XCV. How to Draw Concentric Circles
  XCVI. The Angle of the Diameter of the Circle in Angular and Parallel Perspective
  XCVII. How to Correct Disproportion in teh Width of Columns
  XCVIII. How to Draw a Circle over a Circle or a Cylinder
  XCIX. To Draw a Circle Below a Given Circle
  C. Application of Previous Problem
  CI. Doric Columns
  CII. To Draw Semicircles Standing upon a Circle at any Angle
  CIII. A Dome Standing on a Cylinder
  CIV. Section of a Dome or Niche
  CV. A Dome
  CVI. How to Draw Columns Standing in a Circle
  CVII. Columns and Capitals
  CVIII. Method of Perspective Employed by Architects
  CIX. The Octagon
  CX. How to Draw the Octagon in Angular Perspective
  CXI. How to Draw the Octagonal Figure in Angular Perspective
  CXII. How to Draw Concentric Octagons, with Illustration of a Well
  CXIII. A Pavement Composed of Octagons and Small Squares
  CXIV. The Hexagon
  CXV. A Pavement Composed of Hexagonal Tiles
  CXVI. A Pavement of Hexagonal Tiles in Angular Perspective
  CXVII. Further Illustration of the Hexagon
  CXVIII. Another View of the Hexagon in Angular Perspective
  CXIX. Application of the Hexagon to Drawing a Kiosk
  CXX. The Pentagon
  CXXI. The Pyramid
  CXXII. The Great Pyramid
  CXXIII. The PYramid in Angular Perspective
  CXXIV. To Divide the Sides of the Pyramid Horizontally
  CXXV. Of Roofs
  CXXVI. Of ARches, Arcades, Bridges, &c.
  CXXVII. Outline of an Arcade with Semicircular Arches
  CXXVIII. Semicircular Arches on a Retreating Plane
  CXXIX. An Arcade in Angular Perspective
  CXXX. A Vaulted Ceiling
  CXXXI. A Cloister, from a Photograph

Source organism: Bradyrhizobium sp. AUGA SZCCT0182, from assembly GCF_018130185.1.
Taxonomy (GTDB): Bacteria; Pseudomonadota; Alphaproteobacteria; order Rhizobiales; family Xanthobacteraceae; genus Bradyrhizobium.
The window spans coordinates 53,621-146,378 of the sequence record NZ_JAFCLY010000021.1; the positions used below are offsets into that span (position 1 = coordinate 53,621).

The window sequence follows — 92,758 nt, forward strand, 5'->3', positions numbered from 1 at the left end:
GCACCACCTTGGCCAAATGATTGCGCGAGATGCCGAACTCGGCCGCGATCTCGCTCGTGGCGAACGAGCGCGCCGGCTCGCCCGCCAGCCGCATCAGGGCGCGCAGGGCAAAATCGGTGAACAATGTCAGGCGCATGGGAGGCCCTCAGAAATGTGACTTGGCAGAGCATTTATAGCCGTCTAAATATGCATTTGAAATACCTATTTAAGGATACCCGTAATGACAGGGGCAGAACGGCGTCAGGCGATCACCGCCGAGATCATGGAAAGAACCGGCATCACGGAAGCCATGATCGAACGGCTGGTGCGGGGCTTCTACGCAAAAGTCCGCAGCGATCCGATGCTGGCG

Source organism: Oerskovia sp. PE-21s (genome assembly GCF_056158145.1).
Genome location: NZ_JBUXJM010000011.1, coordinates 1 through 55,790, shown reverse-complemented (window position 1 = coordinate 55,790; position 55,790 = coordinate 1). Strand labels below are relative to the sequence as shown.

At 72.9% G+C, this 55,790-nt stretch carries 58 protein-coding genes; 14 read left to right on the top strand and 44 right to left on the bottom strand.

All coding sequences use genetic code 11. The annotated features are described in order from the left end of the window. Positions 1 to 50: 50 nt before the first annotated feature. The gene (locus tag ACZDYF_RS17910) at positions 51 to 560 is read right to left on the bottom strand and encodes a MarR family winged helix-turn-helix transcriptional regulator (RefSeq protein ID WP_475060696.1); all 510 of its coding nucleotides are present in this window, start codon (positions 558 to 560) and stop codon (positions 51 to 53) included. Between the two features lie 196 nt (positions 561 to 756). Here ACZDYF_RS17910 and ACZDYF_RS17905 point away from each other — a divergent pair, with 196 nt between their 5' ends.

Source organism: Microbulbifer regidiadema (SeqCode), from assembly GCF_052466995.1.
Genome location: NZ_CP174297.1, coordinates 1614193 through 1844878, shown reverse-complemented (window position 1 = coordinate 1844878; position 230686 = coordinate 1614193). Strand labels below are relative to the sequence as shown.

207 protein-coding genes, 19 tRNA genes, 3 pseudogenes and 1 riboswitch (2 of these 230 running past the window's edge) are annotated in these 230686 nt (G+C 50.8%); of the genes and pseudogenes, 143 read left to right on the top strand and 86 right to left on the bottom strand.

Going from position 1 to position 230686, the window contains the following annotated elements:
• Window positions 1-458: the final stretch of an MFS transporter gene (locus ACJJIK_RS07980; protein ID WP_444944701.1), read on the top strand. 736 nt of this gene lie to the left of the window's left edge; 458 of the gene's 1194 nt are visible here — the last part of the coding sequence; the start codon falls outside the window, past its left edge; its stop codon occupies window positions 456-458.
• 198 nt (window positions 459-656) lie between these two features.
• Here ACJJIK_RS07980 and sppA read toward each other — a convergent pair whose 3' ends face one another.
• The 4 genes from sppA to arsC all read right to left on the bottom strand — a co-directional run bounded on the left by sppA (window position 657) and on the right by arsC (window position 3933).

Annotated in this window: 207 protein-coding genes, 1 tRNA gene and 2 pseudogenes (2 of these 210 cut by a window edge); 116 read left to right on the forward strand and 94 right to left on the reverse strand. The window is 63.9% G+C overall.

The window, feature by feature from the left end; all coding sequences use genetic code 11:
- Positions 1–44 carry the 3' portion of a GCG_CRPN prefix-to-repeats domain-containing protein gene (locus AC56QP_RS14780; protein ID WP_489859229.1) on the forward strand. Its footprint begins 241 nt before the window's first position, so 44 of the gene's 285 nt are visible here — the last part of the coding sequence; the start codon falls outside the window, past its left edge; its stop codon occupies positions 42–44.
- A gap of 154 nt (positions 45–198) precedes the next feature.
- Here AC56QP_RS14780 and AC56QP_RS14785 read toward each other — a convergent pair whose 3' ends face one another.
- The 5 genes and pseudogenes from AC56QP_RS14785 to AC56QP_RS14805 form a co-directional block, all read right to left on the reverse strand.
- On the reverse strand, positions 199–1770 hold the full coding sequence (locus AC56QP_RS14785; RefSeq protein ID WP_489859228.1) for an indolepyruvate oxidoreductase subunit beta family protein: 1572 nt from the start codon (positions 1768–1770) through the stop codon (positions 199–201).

CXXXII. The Low or Elliptical Arch
  CXXXIII. Opening or Arched Window in a Vault
  CXXXIV. Stairs, Steps, &c.
  CXXXV. Steps, Front View
  CXXXVI. Square Steps
  CXXXVII. To Divide an Inclined Plane into Equal Parts--such as a Ladder Placed against a Wall
  CXXXVIII. Steps and the Inclined Plane
  CXXXIX. Steps in Angular Perspective
  CXL. A Step Ladder at an Angle
  CXLI. Square Steps Placed over each other
  CXLII. Steps and a Double Cross Drawn by Means of Diagonals and one Vanishing Point
  CXLIII. A Staircase Leading to a Gallery
  CXLIV. Winding Stairs in a Square Shaft
  CXLV. Winding Stairs in a Cylindrical Shaft
  CXLVI. Of the Cylindrical Picture or Diorama
  CXLVII. The Perspective of Cast Shadows
  CXLVIII. The Two Kinds of Shadows
  CXLIX. Shadows Cast by the Sun
  CL. The Sun in the Same Plane as the Picture
  CLI. The Sun Behind the Picture
  CLII. Sun Behind the Picture, Shadows Thrown on a Wall
  CLIII. Sun Behind the Picture Throwing Shadow on an Inclined Plane
  CLIV. The Sun in Front of the Picture
  CLV. The Shadow of an Inclined Plane
  CLVI. Shadow on a Roof or Inclined Plane
  CLVII. To Find the Shadow of a Projection or Balcony on a Wall
  CLVIII. Shadow on a Retreating Wall, Sun in Front
  CLIX. Shadow of an Arch, Sun in Front
  CLX. Shadow in a Niche or Recess
  CLXI. Shadow in an Arched Doorway
  CLXII. Shadows Produced by Artificial Light
  CLXIII. Some Observations on Real Light and Shade
  CLXIV. Reflection
  CLXV. Angles of Reflection
  CLXVI. Reflections of Objects at Different Distances
  CLXVII. Reflections in a Looking-glass
  CLXVIII. The Mirror at an Angle
  CLXIX. The Upright Mirror at an Angle of 45° to the Wall
  CLXX. Mental Perspective